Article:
Over 450 shares have been sold to the public to help rescue a much-loved watersports centre


Hengistbury Head Outdoors Centre (HHOEC), on the shores of Christchurch harbour, closed during Covid, after decades of running sailing and adventure courses for the community. Now, in what would be the club’s 60th anniversary year, local groups are pitching together to try and save it. 

During its heyday in 2019, 10,000 school children and 5,000 adults used the centre, but following lockdown, the council-owned building fell into disrepair and was deemed unsafe to re-open. Operator Brockenhurst College pulled out, and sadly all outdoor education – including sailing – came to an end.

However, local users – including the Sea Scouts, Pink Champagne Dragonboat and Hengistbury Head Sailing Club (HHSC) – were able to continue on site by storing equipment in a shipping container. 

The clubhouse at Hengistbury Head Outdoor Centre was deemed unsafe to re-open following Covid. Photo: Ali Wood

Hopes for a lifetime lease

Hengistbury Head Outdoors (HHO), a community group committed to saving the much-loved centre, has applied to Bournemouth, Poole and Christchurch (BCP) council for a Community Asset Transfer, which allows them a lifetime lease. 

Simon Pitman, one of the 10 directors, explains: “Our mission is to rejuvenate the site, creating a sustainable, innovative yet tranquil space for ALL to participate in all forms of outdoor activity.” 

In addition to fundraising and seeking sponsors, HHO has launched £10 member shares, and now has over 450 members eligible to vote in the AGM. The plans have also been backed by BCP cabinet member Mike Cox. 

As a cabinet we are 100 per cent behind the transfer of the centre to HHO subject to the due diligence required,” he said.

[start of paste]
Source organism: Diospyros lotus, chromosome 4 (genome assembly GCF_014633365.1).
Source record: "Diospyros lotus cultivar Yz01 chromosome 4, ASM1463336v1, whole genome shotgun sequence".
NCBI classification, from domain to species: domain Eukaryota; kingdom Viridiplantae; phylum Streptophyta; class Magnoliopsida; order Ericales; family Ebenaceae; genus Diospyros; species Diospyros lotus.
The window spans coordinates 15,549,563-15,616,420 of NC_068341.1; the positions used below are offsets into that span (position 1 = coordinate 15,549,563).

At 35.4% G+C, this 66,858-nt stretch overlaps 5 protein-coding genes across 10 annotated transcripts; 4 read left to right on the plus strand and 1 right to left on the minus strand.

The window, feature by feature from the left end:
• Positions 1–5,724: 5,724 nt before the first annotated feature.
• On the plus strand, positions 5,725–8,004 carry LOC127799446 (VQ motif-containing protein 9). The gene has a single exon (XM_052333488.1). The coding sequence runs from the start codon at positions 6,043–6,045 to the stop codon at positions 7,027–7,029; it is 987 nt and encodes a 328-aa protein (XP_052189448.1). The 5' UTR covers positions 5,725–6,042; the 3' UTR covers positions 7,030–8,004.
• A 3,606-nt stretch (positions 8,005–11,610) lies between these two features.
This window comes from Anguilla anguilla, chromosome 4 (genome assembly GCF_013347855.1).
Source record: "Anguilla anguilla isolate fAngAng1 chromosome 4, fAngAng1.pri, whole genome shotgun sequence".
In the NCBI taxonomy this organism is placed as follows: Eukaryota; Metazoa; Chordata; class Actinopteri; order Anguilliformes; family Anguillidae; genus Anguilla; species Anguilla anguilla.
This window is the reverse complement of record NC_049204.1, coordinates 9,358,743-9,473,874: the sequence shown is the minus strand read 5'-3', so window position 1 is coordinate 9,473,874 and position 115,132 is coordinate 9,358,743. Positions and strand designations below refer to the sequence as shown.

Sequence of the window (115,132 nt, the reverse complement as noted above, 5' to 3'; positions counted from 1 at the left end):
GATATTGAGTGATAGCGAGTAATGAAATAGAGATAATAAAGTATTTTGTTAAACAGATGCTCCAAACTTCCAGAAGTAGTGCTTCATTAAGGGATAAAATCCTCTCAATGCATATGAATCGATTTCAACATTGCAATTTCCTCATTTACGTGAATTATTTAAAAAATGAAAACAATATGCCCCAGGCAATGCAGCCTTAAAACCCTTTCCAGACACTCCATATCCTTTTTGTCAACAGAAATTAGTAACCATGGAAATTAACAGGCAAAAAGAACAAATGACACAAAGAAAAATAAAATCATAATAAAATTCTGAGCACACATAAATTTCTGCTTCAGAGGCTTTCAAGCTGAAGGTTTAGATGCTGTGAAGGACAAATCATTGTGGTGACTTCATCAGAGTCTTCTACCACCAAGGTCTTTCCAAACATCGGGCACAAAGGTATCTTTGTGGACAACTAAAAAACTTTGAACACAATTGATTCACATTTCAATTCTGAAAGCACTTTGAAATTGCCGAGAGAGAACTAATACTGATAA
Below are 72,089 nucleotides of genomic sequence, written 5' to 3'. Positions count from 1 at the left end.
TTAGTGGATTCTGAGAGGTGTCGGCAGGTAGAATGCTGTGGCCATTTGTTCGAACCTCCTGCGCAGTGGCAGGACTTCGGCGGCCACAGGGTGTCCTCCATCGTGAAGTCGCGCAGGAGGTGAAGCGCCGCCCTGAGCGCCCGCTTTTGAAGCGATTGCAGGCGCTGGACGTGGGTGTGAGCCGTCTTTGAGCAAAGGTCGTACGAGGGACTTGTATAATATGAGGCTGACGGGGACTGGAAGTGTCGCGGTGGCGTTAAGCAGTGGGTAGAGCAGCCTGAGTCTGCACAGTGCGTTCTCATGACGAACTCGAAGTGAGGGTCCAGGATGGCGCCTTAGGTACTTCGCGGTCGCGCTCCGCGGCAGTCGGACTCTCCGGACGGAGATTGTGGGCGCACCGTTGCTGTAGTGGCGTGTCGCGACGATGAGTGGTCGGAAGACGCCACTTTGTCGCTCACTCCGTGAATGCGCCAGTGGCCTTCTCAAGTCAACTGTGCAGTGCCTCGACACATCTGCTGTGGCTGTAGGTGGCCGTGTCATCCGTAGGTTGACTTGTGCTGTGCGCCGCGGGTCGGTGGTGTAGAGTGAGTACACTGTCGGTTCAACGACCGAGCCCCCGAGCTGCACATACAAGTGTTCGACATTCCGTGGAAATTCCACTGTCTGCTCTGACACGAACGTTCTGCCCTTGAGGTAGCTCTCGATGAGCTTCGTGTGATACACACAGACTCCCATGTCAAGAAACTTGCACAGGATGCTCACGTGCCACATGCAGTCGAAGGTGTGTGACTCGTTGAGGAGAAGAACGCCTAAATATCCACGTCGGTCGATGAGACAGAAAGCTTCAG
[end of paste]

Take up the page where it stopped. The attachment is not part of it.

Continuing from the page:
The tranquil outdoor centre at Hengistbury Head had been running sailing courses for almost 60 years. Photo: Ali Wood

HHSC is a unique sailing club where membership costs just £25 a year and members needn’t own a boat. Everybody is welcome, as long as they’ve got their RYA Level 2 qualification or equivalent.

PBO’s Ali Wood has sailed at the centre for many years. “It truly is a special place,” she said. “We see herons, nesting swans and wild ponies, and last week a grey seal even popped up to say hello! The club is friendly and inclusive, and the vast, shallow harbour, one of the safest places to learn to sail.”

In particular, the club reaches out to rusty and new sailors who wish to get on the water with minimal fuss or expense. Members must be over 12 and able to sail single-handed on Laser Picos or with a more experienced sailor on Quests, Hartley 12s or stable Wayfarers. Sessions cost £10, pay-as-you-go.

Appeal for grants

HHO hopes to have made significant progress by September but Simon acknowledges the wheels of bureaucracy ‘spin slowly.’ 

“We are reaching out to local and national bodies for grants as well as local businesses and the wider community… sadly, the centre and waterfront, including the slipways, have deteriorated quite badly so there will be a lot to do when we get the keys. We anticipate some temporary buildings, or a gradual rebuild of the centre as time and money allows.”

Hengistbury Head is a local beauty spot and an important site for wildlife and archeology. Photo: Ali Wood

The centre also accommodates Southbourne Canoe Club10th Mudeford Sea ScoutsPilgrim Bandits Injured Servicemen CharityPink Champagne Breast Cancer Dragonboat Charity and Bournemouth Outrigger Canoe Club.

To find out more about HHO, or to buy a £10 share, visit hengistbury.org.

To join Hengistbury Head Sailing Club and for the latest updates email chair@hhasc.com